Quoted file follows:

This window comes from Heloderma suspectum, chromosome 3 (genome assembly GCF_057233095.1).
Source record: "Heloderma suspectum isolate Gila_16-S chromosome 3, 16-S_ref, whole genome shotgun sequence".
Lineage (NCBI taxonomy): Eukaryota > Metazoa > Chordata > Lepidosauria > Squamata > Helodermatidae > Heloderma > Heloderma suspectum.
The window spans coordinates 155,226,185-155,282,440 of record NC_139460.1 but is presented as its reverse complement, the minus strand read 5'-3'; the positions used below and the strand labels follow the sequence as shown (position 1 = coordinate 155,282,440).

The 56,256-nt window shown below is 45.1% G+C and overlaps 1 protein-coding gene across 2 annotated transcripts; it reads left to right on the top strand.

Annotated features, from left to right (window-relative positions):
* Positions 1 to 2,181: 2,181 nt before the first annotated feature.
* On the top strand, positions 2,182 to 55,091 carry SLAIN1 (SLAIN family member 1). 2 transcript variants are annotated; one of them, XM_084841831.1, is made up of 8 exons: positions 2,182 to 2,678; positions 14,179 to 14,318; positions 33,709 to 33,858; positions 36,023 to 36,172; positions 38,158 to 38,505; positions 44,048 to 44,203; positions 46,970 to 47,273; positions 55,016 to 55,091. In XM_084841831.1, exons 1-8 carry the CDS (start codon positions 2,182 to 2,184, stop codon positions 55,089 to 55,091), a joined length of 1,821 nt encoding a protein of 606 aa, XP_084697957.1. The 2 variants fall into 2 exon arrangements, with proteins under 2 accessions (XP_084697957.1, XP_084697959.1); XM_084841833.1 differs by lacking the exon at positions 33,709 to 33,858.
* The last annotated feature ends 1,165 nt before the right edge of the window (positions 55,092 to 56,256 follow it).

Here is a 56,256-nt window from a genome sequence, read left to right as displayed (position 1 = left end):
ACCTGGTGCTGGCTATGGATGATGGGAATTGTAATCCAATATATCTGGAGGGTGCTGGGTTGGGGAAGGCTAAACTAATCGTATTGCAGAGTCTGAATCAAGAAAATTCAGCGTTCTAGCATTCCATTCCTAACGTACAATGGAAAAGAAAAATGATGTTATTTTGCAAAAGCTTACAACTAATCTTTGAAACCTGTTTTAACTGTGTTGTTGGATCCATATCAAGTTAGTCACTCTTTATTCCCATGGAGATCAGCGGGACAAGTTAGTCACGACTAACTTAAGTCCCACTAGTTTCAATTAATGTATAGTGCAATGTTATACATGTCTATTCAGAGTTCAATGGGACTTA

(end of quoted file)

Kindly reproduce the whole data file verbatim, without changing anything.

This window comes from Heloderma suspectum, chromosome 3 (genome assembly GCF_057233095.1).
Source record: "Heloderma suspectum isolate Gila_16-S chromosome 3, 16-S_ref, whole genome shotgun sequence".
Lineage (NCBI taxonomy): Eukaryota > Metazoa > Chordata > Lepidosauria > Squamata > Helodermatidae > Heloderma > Heloderma suspectum.
The window spans coordinates 155,226,185-155,282,440 of record NC_139460.1 but is presented as its reverse complement, the minus strand read 5'-3'; the positions used below and the strand labels follow the sequence as shown (position 1 = coordinate 155,282,440).

The 56,256-nt window shown below is 45.1% G+C and overlaps 1 protein-coding gene across 2 annotated transcripts; it reads left to right on the top strand.

Annotated features, from left to right (window-relative positions):
* Positions 1 to 2,181: 2,181 nt before the first annotated feature.
* On the top strand, positions 2,182 to 55,091 carry SLAIN1 (SLAIN family member 1). 2 transcript variants are annotated; one of them, XM_084841831.1, is made up of 8 exons: positions 2,182 to 2,678; positions 14,179 to 14,318; positions 33,709 to 33,858; positions 36,023 to 36,172; positions 38,158 to 38,505; positions 44,048 to 44,203; positions 46,970 to 47,273; positions 55,016 to 55,091. In XM_084841831.1, exons 1-8 carry the CDS (start codon positions 2,182 to 2,184, stop codon positions 55,089 to 55,091), a joined length of 1,821 nt encoding a protein of 606 aa, XP_084697957.1. The 2 variants fall into 2 exon arrangements, with proteins under 2 accessions (XP_084697957.1, XP_084697959.1); XM_084841833.1 differs by lacking the exon at positions 33,709 to 33,858.
* The last annotated feature ends 1,165 nt before the right edge of the window (positions 55,092 to 56,256 follow it).

Here is a 56,256-nt window from a genome sequence, read left to right as displayed (position 1 = left end):
ACCTGGTGCTGGCTATGGATGATGGGAATTGTAATCCAATATATCTGGAGGGTGCTGGGTTGGGGAAGGCTAAACTAATCGTATTGCAGAGTCTGAATCAAGAAAATTCAGCGTTCTAGCATTCCATTCCTAACGTACAATGGAAAAGAAAAATGATGTTATTTTGCAAAAGCTTACAACTAATCTTTGAAACCTGTTTTAACTGTGTTGTTGGATCCATATCAAGTTAGTCACTCTTTATTCCCATGGAGATCAGCGGGACAAGTTAGTCACGACTAACTTAAGTCCCACTAGTTTCAATTAATGTATAGTGCAATGTTATACATGTCTATTCAGAGTTCAATGGGACTTA